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NZ Government stance on Israel smacks of hypocrisy


13 Jan 2017

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On Friday, December 23, 2016, Foreign Minister Murray McCully, on behalf of New Zealand, co-sponsored United Nations Security resolution 2334 which labelled all settlements and territories “occupied” after 1967 by Israel as “illegal”. I am no lawyer, but I know that it is anything but a foregone conclusion.

To begin with, Israel gained the territory after a defensive war in 1967. The area currently known as the West Bank or Judea and Samaria, which includes East Jerusalem and the Old City, was captured from Jordan who themselves captured the area after they went to war, along with several other Arab countries, with Israel in 1948, the day after Israel declared independence.

From 1948 until 1967 Jews were forbidden to enter the Old City and pray at the Western Wall, the holiest site in Judaism. The connection to the Old City in particular stretches back more than 3,000 years, longer if you believe in the Bible. Evidence such as archaeological sites and artefacts have proved the historical connection of the Jews to the land and a solid claim to being the indigenous people of that area.

With regards to the Arab Palestinians, Israel offered to withdraw from the West Bank, or Judea and Samaria, directly after the Six-Day war and the Jordanians refused. Israel offered the Arab Palestinians an extensive peace deal in 2000 and then again in 2008, both times their leadership said no.

In 2000, as was the case after the Oslo accords in the 1990s, Israel was met with a barrage of terrorism, suicide bombings and the second intifada.

Resolution 2334 states, and McCully is on record as saying, that the settlements are the biggest obstacle to peace. Yet Israel withdrew from settlements in the Sinai in 1980 for peace with Egypt, then again with Egypt in 1988 over the disputed Sinai seaside resort of Taba, and most recently the Gaza Strip in 2005.

The settlements are therefore no obstacle to peace, despite what the UN Resolution or President Obama say.

The peace initiatives offered to Yasser Arafat in 2000 and Abu Mazen (Mahmoud Abbas) in 2005 declared Israel would withdraw from 98 per cent of the West Bank, and would annex 2 per cent of the area which is close to Jerusalem and had large Jewish population centres.

This was in return for land swaps to compensate the Palestinians for the above 2 per cent.

In 2005, the Arab Palestinians were even offered areas of East Jerusalem as part of their new State. Again they said no. Every chance the Arabs have had to have a Palestinian State they consistently missed the opportunity. So how does this become the fault of the Jewish State or the settlements?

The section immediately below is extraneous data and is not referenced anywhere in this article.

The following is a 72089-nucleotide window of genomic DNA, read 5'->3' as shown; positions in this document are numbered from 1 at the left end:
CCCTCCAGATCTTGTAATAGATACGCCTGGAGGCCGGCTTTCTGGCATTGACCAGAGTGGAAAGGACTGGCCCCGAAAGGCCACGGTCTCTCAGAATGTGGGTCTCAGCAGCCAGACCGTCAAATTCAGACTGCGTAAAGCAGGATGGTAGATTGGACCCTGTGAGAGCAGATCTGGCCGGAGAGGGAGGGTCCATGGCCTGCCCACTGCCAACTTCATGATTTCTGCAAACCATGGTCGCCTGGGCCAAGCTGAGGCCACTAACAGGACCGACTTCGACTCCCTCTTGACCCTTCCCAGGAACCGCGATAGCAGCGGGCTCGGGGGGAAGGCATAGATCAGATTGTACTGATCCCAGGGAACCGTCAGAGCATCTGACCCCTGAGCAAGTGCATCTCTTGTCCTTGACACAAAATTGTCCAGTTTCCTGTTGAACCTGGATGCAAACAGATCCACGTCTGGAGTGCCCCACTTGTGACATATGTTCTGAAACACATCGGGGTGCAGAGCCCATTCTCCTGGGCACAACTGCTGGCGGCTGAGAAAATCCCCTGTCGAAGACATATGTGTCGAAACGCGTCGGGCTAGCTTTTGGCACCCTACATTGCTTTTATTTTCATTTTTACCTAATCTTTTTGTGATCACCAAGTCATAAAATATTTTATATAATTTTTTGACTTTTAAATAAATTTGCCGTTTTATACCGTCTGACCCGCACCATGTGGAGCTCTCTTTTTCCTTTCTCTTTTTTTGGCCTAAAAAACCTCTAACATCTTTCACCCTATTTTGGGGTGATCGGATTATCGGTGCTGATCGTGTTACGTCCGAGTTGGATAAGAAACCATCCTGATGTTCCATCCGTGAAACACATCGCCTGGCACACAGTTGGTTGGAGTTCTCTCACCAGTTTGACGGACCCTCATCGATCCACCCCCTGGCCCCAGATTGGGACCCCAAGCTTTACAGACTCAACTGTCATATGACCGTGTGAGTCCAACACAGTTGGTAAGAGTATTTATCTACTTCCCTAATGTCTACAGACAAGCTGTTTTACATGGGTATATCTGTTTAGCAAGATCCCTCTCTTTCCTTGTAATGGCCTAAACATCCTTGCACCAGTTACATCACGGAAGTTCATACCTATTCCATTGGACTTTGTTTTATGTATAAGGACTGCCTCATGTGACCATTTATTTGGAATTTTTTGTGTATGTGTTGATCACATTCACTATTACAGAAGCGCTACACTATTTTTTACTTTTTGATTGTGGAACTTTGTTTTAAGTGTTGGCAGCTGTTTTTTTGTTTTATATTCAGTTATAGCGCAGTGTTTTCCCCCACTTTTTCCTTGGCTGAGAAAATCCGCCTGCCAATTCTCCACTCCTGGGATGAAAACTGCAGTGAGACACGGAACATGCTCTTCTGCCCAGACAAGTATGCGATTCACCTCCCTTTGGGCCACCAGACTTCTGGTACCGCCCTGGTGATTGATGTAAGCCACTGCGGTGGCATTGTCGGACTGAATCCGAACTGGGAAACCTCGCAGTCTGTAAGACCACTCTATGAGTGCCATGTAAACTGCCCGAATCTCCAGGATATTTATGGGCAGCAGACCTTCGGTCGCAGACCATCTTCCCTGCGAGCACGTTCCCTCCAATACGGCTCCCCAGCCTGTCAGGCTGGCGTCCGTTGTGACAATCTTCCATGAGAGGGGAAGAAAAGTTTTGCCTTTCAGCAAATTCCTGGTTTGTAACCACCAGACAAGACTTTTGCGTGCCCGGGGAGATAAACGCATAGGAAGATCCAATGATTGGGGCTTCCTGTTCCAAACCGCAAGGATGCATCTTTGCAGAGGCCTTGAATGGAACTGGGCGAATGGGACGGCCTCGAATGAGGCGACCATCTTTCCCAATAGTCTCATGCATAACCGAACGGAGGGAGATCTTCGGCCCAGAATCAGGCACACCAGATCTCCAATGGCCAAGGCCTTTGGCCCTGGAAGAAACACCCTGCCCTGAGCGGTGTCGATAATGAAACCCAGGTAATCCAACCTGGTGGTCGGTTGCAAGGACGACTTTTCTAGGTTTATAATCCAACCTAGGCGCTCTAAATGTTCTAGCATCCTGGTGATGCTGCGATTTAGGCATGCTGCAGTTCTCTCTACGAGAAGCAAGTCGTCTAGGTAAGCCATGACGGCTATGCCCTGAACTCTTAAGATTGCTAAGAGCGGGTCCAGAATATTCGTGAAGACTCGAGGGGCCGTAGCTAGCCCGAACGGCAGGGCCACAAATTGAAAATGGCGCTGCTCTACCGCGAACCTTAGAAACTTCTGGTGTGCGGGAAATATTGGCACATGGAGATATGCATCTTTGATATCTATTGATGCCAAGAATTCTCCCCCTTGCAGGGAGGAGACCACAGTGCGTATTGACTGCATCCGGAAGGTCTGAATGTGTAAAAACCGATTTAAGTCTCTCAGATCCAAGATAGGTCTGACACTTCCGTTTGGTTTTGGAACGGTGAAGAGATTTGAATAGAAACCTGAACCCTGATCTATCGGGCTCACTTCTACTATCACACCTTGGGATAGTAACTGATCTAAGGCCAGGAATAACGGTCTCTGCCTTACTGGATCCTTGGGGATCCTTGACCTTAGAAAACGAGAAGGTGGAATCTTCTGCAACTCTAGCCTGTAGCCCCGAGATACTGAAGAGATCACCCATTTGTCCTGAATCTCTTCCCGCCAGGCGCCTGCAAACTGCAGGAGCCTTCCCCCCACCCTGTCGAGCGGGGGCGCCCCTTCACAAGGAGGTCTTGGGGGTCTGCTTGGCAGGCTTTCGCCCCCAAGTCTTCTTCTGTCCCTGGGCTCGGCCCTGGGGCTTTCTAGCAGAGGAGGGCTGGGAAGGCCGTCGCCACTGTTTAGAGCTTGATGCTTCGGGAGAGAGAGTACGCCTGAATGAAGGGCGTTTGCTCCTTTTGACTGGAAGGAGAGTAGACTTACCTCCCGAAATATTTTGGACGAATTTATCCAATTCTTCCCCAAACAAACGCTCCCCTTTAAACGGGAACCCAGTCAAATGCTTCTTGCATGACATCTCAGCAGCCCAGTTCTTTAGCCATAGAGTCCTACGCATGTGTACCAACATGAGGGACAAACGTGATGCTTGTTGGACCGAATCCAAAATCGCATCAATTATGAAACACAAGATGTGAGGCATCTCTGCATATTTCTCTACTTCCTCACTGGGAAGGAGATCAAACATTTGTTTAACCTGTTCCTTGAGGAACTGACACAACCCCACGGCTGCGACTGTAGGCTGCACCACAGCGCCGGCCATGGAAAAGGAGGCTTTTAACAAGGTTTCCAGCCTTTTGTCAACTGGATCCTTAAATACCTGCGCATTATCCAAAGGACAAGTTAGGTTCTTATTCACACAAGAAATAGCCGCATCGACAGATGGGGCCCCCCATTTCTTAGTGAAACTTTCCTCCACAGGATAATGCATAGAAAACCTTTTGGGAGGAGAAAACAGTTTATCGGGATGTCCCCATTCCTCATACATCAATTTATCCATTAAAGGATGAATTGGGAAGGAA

Now let’s look at New Zealand’s much shorter history. Maori are acknowledged as being the indigenous people on New Zealand or more appropriately Aotearoa. Then the British came here and in 1840 the Treaty of Waitangi was signed bringing Aotearoa into the British Empire, and was followed by proactive settlement of British colonialists in what was to become known as New Zealand. I do not need to give a history lesson to New Zealanders, but suffice to say that the British stole swathes of Maori land and took an active decision to fully “integrate” the Maori population into a British one.

Despite the British approach to Aotearoa/New Zealand and the various disputes and agreements which have since happened, the Crown is still the governing party of New Zealand. Land has not been fully returned instead financial compensation is the preferred option of the ruling parties, and te reo Maori has not been re-instituted as the primary national language.

Yet here is the part that perplexes. A government that has a clear history of treating the indigenous people of New Zealand less than honourably, and is still yet to come to terms with the full scope of its colonialist past, decides to sponsor a UN Security Council resolution condemning the indigenous people of Israel, denying our rights to pray and live in even the Jewish Quarter of the Old City of Jerusalem.

Contrast this with Israel who when she was re-established in 1948 enshrined into its Declaration of Independence full citizenship and rights to all people living in the area, including the Arab population, and made Arabic the joint official language of the State.

It seems completely hypocritical that McCully and the New Zealand Government, with its record relating to its own indigenous population, would even contemplate a resolution such as this. Clearly they have bought into an incorrect narrative of Israel and the Jews, and feel the need to clear their own conscience by attacking Israel in such a disproportionate and biased way.

Rob Berg is president of the Zionist Federation of New Zealand

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